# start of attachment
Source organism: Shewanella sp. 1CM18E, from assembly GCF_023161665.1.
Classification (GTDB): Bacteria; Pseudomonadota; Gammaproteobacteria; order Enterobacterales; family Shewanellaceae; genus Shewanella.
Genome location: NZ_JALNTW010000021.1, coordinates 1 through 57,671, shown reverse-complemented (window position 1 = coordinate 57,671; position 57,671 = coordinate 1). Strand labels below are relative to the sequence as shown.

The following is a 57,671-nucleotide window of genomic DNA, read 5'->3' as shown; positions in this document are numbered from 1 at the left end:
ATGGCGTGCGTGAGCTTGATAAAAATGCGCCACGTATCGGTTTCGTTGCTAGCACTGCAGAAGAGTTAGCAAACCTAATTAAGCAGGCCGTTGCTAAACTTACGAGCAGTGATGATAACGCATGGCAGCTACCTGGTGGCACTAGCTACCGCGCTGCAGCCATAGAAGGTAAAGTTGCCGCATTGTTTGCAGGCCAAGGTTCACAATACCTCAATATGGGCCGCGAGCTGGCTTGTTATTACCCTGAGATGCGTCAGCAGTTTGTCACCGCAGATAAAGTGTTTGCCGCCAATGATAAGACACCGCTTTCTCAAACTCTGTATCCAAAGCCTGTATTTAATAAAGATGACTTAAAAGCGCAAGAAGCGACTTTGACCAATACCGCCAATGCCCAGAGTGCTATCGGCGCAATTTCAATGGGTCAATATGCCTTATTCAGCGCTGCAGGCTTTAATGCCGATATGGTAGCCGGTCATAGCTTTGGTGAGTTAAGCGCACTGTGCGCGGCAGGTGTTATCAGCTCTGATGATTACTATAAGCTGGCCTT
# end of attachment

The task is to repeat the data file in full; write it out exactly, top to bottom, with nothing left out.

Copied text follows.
Source organism: Shewanella sp. 1CM18E, from assembly GCF_023161665.1.
Classification (GTDB): Bacteria; Pseudomonadota; Gammaproteobacteria; order Enterobacterales; family Shewanellaceae; genus Shewanella.
Genome location: NZ_JALNTW010000021.1, coordinates 1 through 57,671, shown reverse-complemented (window position 1 = coordinate 57,671; position 57,671 = coordinate 1). Strand labels below are relative to the sequence as shown.

The following is a 57,671-nucleotide window of genomic DNA, read 5'->3' as shown; positions in this document are numbered from 1 at the left end:
ATGGCGTGCGTGAGCTTGATAAAAATGCGCCACGTATCGGTTTCGTTGCTAGCACTGCAGAAGAGTTAGCAAACCTAATTAAGCAGGCCGTTGCTAAACTTACGAGCAGTGATGATAACGCATGGCAGCTACCTGGTGGCACTAGCTACCGCGCTGCAGCCATAGAAGGTAAAGTTGCCGCATTGTTTGCAGGCCAAGGTTCACAATACCTCAATATGGGCCGCGAGCTGGCTTGTTATTACCCTGAGATGCGTCAGCAGTTTGTCACCGCAGATAAAGTGTTTGCCGCCAATGATAAGACACCGCTTTCTCAAACTCTGTATCCAAAGCCTGTATTTAATAAAGATGACTTAAAAGCGCAAGAAGCGACTTTGACCAATACCGCCAATGCCCAGAGTGCTATCGGCGCAATTTCAATGGGTCAATATGCCTTATTCAGCGCTGCAGGCTTTAATGCCGATATGGTAGCCGGTCATAGCTTTGGTGAGTTAAGCGCACTGTGCGCGGCAGGTGTTATCAGCTCTGATGATTACTATAAGCTGGCCTT